of this disc - and one other - from Dunelm initially gave
me cause for a bit of head-scratching. Not having had experience
with Dunelm records — which has a standing relationship with
Chetham’s School of Music — I wasn’t aware of its “cottage
industry” status until I read a review by Neil
Dunelm is run by Jim and Joyce Pattison in Derbyshire; the
CDs are burned by them, and the artwork and layout? Yes,
by them as well. The booklets are printed out by computer
and, evidently, hand-assembled. Such dedication! The booklet
here contains an introduction written by the performer, in
addition to the extensive liner-notes that any classical
music-lover hopes for in any CD release. I’ve exchanged correspondence
with Mr. Pattison and he was quite generous with his details
on the production of their releases. In addition, the proceeds
from the sale of this CD go to Chetham’s, where these pieces
were recorded. I was sold - what is there that isn’t to like?
who recorded extensively for the now sadly-defunct Olympia
label, performs these Beethoven sonatas with quiet control
and sensitivity. The two “easy” sonatas are not given a simple
run-through; the voicing in the first movement of Op. 49
No. 1 is quite beautiful, and phrasing is done with sensitivity
and clear vision. The piano is recorded with a good sense
of atmospheric space, not too closely miked. Overall the
performances are quite good, The Op. 21 has the least lustre
of those included on this disc. The deep bass notes of the
first movement could have more definition, and the right
hand tends to get lost a bit whenever the first theme comes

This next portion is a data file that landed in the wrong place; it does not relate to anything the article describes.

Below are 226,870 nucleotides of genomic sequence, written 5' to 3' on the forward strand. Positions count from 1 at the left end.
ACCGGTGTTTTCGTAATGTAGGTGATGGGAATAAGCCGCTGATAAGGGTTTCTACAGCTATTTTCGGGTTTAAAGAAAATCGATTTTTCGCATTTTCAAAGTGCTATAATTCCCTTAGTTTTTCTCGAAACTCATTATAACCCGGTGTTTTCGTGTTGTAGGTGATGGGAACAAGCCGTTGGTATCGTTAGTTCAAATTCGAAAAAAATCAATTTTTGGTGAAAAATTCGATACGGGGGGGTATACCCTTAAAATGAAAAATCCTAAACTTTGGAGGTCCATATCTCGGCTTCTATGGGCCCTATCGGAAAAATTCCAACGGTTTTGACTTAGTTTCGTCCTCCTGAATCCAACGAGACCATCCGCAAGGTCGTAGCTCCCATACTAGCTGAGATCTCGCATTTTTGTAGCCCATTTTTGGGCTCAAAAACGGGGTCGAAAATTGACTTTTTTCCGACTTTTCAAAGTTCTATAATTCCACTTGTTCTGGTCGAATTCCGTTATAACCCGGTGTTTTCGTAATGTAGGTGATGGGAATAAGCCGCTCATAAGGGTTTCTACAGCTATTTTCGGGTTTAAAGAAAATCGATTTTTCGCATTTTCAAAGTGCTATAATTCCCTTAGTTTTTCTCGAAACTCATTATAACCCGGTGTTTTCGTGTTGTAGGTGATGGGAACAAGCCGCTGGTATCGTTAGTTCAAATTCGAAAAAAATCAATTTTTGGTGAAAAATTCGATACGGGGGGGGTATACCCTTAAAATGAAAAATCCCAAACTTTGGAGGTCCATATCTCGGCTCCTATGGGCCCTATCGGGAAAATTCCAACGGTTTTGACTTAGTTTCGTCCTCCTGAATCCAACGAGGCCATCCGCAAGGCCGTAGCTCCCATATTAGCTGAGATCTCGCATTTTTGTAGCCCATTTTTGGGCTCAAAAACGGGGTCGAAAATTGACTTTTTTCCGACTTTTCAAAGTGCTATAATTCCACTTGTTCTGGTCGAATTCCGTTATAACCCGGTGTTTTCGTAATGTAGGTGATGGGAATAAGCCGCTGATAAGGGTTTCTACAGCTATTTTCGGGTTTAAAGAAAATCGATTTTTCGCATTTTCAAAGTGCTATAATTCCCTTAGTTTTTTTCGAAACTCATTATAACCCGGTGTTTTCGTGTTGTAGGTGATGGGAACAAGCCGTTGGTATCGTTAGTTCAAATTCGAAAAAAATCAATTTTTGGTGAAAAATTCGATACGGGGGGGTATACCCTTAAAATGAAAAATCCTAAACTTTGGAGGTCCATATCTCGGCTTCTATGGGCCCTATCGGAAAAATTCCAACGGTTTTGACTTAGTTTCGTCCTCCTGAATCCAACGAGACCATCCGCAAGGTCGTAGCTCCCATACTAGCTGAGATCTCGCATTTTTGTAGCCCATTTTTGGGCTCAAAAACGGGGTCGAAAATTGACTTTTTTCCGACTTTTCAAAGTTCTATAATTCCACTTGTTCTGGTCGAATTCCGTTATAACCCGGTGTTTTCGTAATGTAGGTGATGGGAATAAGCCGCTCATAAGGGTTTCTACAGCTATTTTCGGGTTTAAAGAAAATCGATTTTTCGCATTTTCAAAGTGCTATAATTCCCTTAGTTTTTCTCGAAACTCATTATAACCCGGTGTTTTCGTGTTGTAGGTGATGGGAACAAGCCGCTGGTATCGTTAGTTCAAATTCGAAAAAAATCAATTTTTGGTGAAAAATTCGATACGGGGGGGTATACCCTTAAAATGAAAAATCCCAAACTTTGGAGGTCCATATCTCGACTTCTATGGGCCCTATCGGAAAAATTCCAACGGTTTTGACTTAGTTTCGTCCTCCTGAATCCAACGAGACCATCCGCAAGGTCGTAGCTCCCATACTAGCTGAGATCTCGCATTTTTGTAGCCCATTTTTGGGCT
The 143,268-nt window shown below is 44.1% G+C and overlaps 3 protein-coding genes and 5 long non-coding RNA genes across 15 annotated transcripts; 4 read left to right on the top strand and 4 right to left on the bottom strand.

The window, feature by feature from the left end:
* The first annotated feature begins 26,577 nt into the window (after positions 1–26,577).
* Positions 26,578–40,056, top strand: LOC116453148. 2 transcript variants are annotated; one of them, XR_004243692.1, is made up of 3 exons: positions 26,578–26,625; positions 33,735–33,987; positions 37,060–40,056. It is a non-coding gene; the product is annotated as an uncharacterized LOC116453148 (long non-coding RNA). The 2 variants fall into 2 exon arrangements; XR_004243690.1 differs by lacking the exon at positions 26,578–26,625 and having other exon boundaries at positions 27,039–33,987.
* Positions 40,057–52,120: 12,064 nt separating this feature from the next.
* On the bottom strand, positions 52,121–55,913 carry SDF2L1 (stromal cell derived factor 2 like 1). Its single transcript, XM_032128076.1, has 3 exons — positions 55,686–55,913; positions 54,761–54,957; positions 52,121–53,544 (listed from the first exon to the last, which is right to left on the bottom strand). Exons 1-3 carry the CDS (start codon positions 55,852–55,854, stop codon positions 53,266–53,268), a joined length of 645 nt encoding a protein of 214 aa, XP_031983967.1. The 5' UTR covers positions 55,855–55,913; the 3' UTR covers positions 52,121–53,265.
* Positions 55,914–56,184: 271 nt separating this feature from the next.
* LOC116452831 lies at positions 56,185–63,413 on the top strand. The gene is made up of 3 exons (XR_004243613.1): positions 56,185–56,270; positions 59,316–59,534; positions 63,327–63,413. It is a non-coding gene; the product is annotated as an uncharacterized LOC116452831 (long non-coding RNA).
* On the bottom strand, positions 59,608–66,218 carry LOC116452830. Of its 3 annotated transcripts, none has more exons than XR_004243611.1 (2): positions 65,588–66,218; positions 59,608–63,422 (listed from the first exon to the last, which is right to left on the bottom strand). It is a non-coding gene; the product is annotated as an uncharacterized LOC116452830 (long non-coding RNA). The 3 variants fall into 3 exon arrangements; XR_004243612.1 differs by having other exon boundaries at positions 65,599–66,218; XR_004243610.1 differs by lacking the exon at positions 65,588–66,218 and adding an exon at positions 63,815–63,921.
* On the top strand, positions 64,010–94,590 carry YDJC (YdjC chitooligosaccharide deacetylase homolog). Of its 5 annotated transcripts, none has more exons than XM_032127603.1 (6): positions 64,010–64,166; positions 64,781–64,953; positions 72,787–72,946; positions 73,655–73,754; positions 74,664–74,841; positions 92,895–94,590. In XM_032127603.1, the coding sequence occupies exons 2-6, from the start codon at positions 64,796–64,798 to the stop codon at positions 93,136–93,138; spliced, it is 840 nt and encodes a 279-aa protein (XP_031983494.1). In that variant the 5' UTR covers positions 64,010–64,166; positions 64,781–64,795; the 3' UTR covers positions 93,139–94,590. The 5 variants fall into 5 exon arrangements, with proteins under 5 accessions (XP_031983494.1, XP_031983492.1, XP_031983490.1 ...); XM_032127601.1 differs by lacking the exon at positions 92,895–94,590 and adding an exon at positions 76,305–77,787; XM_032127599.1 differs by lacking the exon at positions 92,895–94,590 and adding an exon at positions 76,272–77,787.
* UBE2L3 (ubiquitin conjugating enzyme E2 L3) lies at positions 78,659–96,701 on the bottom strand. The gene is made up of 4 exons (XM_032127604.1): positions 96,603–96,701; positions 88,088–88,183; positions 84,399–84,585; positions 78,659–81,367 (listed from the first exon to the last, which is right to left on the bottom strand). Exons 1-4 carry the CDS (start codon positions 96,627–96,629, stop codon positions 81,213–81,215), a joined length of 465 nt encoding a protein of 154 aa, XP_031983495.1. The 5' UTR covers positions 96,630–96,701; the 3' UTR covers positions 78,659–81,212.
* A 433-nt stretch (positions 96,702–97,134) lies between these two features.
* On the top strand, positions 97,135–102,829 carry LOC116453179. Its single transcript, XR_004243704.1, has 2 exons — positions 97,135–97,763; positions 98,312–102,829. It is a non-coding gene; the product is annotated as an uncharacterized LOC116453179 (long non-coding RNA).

along. Certain notes of the piano used in the recording can
sound strident in forte passages, especially B-flat 2 and
E-flat 2—a tuning issue? The Waldstein’s following Introduzione, however,
is a lovely meditative moment that is well played.
is the oft-overlooked Op. 54, at half the playing time of
the two renowned sonatas that came before and after. This
sonata has generally been the hardest one for me to enjoy.
McLachlan makes a fairly good case for it, not as much with
the first movement as the second, where he gives the music
room for playfulness.
57 starts out rather straightforwardly, without pathos or
over-dramatization. This shows itself from the outset to
be a clean performance, and McLachlan holds true to that
throughout. It has little of the lack of definition found
in the Waldstein sonata earlier. However, in the fortissimo sections,
the stridency in the upper register returns. The Andante
con moto again is done cleanly with no sentiment or sloppiness.
Good, solid Beethoven comes out in these spacious chords
as the variations add filigree to the main theme. The final
movement is performed with great control and definition.
of these works are solid, sensitive, and assured as any of
the performances I’ve heard so far on Dunelm, which are very
well done — this fits the standard they have set with the
rest of their catalogue.
see also review by Glyn Pursglove